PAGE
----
There is no mistake that this is an anti-war film but there is always the delicate and ever-sensitive issue of how much Japan will be portrayed as a victim, blameless except for an elite and monstrous military few. I'll readily admit that throughout and maybe even immediately after the film I kept thinking how wrong it was that this man who was clearly forced to kill another in war, be held accountable. I agree with the points the article's author hits on however, especially when he says that "the filmmakers, however, have loaded the moral dice by making an extreme case like Shimizu the protagonist, instead of the more numerous torturers and murderers of POWs who rightly ended up on the war-crimes docket". Maybe I should have walked into the movie with a more critical eye but I think I can safely say that my initial reaction is similar to what most people feel when watching this movie, which is perhaps where the danger lies. It's much easier to feel bad for a disabled barber-turned-soldier than an officer who let men under his command rape women in China. How many average Japanese people equipped with the "national average" amount of knowledge of WWII walked out of that movie and decided to read a few history books to brush up? Or who even thought past feeling that the barber's fate was unjust?

I don't have the answer, I don't know at what point people should be held responsible for their actions in situations such as that laid out in this movie, or if it differs depending on the cultural perspective. Would Japanese people be more inclined to hold the highest person in a chain of command responsible, whereas their American counterparts believe it is the individual who has to step up? If your life was threatened would you harm another to nullify that? Cheesiness aside, this was a truly depressing film where by the end I too, understood the protagonist's longing to become a shellfish.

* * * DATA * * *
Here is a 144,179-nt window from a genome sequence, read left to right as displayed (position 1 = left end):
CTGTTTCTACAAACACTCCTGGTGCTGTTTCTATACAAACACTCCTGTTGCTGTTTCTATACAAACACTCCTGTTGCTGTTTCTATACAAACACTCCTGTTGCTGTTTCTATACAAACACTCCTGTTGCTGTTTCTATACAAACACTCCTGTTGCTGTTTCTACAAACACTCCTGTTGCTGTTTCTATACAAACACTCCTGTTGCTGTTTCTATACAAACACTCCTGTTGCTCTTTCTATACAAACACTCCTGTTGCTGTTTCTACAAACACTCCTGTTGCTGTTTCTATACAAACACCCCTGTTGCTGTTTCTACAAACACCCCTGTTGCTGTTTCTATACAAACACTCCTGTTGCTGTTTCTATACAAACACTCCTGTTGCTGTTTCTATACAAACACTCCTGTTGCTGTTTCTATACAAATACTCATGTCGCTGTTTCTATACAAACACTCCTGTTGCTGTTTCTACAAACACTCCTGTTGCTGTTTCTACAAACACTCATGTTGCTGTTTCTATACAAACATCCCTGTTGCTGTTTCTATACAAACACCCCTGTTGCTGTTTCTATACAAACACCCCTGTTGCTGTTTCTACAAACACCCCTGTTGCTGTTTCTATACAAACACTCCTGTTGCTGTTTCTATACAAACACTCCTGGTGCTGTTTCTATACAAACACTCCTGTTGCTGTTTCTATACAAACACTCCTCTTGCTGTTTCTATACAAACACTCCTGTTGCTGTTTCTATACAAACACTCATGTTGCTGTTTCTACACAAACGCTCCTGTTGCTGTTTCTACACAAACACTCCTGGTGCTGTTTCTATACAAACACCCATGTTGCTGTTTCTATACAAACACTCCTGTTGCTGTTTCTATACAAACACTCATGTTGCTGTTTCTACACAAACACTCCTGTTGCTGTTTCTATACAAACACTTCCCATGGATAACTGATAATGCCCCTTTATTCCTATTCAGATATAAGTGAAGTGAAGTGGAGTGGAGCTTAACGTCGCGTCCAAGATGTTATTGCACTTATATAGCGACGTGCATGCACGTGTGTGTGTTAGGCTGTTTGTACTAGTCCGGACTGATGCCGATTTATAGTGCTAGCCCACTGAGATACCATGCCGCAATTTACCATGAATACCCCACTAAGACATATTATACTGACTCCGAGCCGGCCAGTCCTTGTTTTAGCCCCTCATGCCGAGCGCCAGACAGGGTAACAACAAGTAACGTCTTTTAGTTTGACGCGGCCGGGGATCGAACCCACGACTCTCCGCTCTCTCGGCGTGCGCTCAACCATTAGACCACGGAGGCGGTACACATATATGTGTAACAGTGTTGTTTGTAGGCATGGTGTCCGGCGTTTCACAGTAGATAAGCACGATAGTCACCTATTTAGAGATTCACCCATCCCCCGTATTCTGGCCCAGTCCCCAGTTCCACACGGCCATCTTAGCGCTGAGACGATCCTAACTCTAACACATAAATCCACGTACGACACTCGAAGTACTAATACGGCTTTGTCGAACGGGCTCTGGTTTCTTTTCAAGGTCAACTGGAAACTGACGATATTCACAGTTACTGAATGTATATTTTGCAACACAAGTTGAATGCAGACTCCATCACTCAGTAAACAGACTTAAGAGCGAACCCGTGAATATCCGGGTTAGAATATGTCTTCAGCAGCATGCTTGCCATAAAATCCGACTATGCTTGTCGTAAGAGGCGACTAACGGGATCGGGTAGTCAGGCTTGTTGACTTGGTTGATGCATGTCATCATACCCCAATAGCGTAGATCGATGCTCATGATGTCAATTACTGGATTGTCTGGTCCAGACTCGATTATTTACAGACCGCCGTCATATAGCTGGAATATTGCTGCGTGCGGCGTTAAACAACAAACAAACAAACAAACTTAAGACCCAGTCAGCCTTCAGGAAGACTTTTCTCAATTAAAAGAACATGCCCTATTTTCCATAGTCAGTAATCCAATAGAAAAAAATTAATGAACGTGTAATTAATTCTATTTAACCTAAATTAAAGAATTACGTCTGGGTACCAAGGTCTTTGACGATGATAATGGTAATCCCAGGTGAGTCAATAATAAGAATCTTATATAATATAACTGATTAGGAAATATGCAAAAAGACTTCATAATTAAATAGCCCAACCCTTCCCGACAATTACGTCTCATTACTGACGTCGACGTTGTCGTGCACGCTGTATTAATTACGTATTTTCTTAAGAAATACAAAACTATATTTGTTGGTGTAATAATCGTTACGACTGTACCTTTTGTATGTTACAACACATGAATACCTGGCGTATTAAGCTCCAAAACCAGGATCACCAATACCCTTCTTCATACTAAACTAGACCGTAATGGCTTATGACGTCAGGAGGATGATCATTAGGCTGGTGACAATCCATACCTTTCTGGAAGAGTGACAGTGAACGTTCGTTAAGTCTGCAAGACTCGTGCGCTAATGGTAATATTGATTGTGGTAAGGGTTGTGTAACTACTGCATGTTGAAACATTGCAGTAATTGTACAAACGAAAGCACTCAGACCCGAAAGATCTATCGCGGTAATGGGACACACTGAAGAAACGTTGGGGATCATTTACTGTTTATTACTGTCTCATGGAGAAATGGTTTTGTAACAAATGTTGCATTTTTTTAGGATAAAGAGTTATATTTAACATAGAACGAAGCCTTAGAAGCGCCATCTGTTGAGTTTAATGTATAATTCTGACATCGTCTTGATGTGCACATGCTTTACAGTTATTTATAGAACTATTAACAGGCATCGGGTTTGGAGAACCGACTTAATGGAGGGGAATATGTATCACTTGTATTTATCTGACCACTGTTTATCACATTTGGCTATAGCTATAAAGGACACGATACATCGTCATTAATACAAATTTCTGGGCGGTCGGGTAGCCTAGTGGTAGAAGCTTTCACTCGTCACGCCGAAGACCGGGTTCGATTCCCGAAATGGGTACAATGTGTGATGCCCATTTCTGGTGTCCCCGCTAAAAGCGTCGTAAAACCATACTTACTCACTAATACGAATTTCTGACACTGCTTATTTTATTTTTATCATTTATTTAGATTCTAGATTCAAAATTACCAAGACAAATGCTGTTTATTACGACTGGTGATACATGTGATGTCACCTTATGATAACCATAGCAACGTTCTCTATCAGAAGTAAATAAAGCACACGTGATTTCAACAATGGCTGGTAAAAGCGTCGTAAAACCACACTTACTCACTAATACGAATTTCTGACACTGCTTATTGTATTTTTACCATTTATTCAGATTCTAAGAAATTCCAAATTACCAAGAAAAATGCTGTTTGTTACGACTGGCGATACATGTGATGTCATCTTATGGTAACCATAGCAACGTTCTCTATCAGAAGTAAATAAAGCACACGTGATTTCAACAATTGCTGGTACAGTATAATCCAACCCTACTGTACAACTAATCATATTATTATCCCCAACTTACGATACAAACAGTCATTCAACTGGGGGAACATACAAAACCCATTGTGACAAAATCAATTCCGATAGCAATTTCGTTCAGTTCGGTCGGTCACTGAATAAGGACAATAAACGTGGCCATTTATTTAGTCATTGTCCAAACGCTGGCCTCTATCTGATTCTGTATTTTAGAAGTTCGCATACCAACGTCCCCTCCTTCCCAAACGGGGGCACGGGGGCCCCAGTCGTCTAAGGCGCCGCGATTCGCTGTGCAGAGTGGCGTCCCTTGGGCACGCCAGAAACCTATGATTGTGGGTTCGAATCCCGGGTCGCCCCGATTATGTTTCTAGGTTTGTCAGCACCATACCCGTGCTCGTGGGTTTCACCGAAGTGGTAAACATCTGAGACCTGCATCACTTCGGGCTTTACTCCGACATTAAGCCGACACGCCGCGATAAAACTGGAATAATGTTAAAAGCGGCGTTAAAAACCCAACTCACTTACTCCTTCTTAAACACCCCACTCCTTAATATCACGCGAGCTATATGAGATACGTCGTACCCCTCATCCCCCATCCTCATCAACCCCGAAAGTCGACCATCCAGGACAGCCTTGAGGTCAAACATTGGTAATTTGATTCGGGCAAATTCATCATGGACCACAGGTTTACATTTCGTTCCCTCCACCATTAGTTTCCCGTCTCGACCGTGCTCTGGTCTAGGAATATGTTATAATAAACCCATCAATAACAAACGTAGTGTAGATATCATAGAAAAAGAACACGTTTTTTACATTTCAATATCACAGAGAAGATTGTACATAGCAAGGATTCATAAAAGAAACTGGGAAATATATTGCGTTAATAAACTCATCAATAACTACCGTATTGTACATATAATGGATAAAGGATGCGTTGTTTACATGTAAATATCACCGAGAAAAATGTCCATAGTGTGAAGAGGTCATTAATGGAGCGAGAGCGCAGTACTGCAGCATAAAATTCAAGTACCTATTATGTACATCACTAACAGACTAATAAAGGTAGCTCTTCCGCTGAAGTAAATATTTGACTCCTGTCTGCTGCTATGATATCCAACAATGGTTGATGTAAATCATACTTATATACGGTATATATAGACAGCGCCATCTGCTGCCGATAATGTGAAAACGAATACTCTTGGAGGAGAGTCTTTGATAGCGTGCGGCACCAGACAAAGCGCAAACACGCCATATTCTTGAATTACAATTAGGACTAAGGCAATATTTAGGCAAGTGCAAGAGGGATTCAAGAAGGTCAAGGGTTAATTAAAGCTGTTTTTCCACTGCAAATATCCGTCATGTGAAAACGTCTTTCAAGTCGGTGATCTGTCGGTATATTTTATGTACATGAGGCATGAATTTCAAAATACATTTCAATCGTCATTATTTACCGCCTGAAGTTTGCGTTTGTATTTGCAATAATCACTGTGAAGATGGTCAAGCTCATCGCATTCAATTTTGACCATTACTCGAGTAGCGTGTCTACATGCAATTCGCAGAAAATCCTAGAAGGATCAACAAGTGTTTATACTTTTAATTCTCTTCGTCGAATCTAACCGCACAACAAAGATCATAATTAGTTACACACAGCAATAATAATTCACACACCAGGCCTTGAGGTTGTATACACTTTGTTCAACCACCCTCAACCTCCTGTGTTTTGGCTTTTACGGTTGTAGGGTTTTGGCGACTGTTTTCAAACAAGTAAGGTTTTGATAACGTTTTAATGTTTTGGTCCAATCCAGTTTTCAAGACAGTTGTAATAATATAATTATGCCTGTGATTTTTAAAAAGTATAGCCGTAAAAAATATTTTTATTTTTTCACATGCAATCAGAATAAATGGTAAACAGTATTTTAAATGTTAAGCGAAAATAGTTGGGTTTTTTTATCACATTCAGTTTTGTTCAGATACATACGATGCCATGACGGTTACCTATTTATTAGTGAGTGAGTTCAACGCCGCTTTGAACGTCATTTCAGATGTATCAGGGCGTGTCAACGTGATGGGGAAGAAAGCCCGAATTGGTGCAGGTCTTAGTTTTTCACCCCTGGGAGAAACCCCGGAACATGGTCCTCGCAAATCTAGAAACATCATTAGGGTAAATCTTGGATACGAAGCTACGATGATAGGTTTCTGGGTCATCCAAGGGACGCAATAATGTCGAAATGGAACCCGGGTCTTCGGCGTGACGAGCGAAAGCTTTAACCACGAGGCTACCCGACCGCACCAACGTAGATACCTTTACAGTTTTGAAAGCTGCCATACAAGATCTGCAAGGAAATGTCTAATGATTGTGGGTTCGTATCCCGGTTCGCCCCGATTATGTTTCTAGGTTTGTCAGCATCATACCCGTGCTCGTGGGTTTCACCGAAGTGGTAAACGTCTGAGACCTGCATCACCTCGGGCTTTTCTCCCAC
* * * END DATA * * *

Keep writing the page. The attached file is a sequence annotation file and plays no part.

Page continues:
Tuesday, December 2, 2008

Call for submissions

Does anyone out there have skillz when it comes to computers? If, for example, I was to ask you to make me a little icon of either a host with big hair or a pointy shoe, not unlike those worn by hosts, would you be able to? If so, please let me know! I need an icon to use for my *patented* host rating system and I got no skillz!

Monday, December 1, 2008

Please do it at home in December

Happy December gentle readers. The metro folks are at it again as we knew they would be, and just in time for bonenkai season, when the inhabitants of this island nation band together in groups to drink copious amounts of alcohol, in the native belief that this does wonders to help one "forget the year". I think that says a whole lot right there. Instead of celebrating the passage of time, the Japanese just want to forget it ever happened.

The main text on the poster tells us to Please refrain from drunken behaviour. Well for people to do that, they would need to refrain from drinking too much. The metro people certainly have their work cut out! I do think it a sweet gesture however, to include a small note in the white bubble encouraging us to "also take care not to drink too much". What's next metro peeps? Only three months left until Tokyo has so many manners it doesn't know what to do with itself!